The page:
Evaluating the IEEE 802.15.6 2.4GHz WBAN Proposal on Medical Multi-Parameter Monitoring under WiFi/Bluetooth Interference

Evaluating the IEEE 802.15.6 2.4GHz WBAN Proposal on Medical Multi-Parameter Monitoring under WiFi/Bluetooth Interference

Yufei Wang (The Hong Kong Polytechnic University, Hong Kong) and Qixin Wang (The Hong Kong Polytechnic University, Hong Kong)
Copyright: © 2011 |Pages: 15
DOI: 10.4018/jehmc.2011070103
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Abstract

Wireless body area networks (WBAN) play a key role in the future of e-Health. In response, IEEE sets up working group 802.15.6 to standardize WBAN schemes. Of all existing standard proposals, the 2.4GHz proposal is the most mature and ready for mass production. However, as e-Health WBAN applications are often mission/life critical, people are concerned with the reliability (particularly, coexistence reliability) of this proposal. This study evaluates the 2.4GHz proposal under WiFi/Bluetooth interference in the context of medical multi-parameter monitoring. The authors conclude that WiFi poses a major threat to such application scenario, while Bluetooth does not.
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1. Introduction

Healthcare has become a major concern for many countries across the globe. For example, the United States' healthcare expenditure surpassed US$2.3 trillion in 2008, which is 16.2% of the nation's GDP (National Health Care Expenditures Data, 2010); and China is facing the severe challenge of aging, as a consequence of long-lasting one-child policy (Kaneda, 2006).

To curb the healthcare crisis, medical devices and systems must be upgraded to expand capabilities, increase efficiency, improve safety, and enhance convenience. One enabling technology to these goals is wireless body area networks (WBAN).

A key application of WBAN is multi-parameter monitoring (i.e., monitoring multiple vital signs). For instance, during operation or intensive care, a patient must be attached with multiple electrodes to simultaneously monitor various vital signs: electrocardiography (ECG), electroencephalography (EEG), temperature, level, oxygen level, blood pressure, etc.. In many cases, the patient must be plugged with these electrodes for hours, days, or even longer durations (e.g., monitoring in intensive care unit (ICU)).

Goldman (2009) investigated the drawbacks of using wired electrodes instead of wireless electrodes in multi-parameter monitoring settings. According to his investigation, the wires of electrodes can literally tie a patient to the bed. Even worse, a small movement of the patient may stretch the wires, causing electrodes to fall off. This can be at least annoying to the patient and care givers, and sometimes can even cause lethal ramifications. In contrast, replacing wired electrodes with WBAN wireless electrodes will not only make the patient more comfortable, but also reduce the probability that electrodes fall off. This idea, which we call WBAN multi-parameter monitoring, is illustrated by Figure 1.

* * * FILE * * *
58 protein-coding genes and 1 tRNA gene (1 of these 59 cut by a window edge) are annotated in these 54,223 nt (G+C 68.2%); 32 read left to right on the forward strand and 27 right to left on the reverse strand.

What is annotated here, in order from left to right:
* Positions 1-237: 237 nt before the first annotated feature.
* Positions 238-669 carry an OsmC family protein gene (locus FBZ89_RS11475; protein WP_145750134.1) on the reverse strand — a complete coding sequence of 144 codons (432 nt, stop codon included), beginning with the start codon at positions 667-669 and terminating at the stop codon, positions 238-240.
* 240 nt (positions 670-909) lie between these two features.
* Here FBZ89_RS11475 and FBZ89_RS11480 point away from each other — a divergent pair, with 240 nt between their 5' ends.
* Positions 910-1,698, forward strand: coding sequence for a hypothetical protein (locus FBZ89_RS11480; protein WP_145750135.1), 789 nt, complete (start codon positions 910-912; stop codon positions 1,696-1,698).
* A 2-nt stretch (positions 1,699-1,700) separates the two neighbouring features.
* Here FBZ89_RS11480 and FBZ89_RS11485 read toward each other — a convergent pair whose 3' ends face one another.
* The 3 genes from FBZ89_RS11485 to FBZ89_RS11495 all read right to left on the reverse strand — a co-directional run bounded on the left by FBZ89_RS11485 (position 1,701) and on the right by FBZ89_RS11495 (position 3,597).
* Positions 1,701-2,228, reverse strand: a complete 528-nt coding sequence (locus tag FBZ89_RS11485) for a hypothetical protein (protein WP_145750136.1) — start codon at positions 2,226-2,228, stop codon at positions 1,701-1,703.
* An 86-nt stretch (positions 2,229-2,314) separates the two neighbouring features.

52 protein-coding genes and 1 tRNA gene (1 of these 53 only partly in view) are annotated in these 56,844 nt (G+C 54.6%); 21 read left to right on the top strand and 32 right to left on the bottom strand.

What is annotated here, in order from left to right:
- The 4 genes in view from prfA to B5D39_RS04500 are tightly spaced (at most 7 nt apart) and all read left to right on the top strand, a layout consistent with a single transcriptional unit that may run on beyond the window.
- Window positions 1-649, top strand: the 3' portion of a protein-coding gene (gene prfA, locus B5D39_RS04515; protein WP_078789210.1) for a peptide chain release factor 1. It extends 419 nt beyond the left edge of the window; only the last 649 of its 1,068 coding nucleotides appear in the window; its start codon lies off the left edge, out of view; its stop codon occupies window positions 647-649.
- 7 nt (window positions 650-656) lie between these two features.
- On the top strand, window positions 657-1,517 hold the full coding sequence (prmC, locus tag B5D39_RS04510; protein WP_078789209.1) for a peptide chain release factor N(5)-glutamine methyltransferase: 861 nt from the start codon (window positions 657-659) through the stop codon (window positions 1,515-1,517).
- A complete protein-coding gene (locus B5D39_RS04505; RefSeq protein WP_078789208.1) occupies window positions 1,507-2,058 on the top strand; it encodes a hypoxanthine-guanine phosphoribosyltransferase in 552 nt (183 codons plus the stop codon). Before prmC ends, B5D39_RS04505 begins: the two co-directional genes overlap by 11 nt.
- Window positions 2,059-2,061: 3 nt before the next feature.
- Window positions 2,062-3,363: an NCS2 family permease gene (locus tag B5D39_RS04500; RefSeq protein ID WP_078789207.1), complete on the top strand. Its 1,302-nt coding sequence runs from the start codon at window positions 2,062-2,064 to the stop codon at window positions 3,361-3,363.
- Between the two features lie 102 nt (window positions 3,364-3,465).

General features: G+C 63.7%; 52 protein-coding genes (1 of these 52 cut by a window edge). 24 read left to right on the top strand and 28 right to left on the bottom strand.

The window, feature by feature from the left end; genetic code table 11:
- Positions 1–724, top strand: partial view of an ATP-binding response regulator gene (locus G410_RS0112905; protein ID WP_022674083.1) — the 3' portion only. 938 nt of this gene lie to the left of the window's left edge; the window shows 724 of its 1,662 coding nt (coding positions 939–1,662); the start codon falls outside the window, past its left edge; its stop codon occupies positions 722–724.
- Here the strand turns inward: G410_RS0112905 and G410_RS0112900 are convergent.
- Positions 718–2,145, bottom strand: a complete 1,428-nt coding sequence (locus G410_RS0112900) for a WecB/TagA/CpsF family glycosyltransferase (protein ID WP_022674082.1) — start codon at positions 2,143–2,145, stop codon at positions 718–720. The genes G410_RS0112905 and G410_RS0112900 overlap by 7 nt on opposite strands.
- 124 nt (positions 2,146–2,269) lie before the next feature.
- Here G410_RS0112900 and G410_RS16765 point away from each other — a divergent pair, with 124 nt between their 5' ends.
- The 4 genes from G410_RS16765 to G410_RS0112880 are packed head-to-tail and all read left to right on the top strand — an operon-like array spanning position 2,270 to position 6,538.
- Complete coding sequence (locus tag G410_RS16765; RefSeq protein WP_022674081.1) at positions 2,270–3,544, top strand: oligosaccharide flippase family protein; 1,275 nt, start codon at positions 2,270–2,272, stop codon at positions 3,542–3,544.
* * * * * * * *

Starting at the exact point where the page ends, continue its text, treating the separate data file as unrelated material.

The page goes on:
Figure 1.

Multi-parameter monitoring through WBAN

Same as wired monitoring, in Figure 1, the patient is attached with various types of electrodes, e.g., twelve ECG electrodes, one oxygen level electrode, one blood pressure electrode, one respiration electrode, etc. But unlike the wired case, all electrodes connect to the monitor through wireless. The monitor and all electrodes form a WBAN. The monitor plays the role of base station, while the electrodes play the role of clients. We call the wireless links from the base station to clients the downlinks, while the wireless links from clients to base station the uplinks.

Researchers and engineers have spent a lot of efforts to build WBANs. CodeBlue is a famous wireless sensor network solution for healthcare (Georgios, 2007). MobiHealth and UbiMon also contribute to regulate a ubiquitous wireless monitoring environment for wearable sensors (Halteren, 2004; Imperial College, 2011). Recently, IEEE 802.15.6 Task Group begins to define guidelines for wireless body area networks, focusing on low power, small size and light weight (Reichman, 2009).

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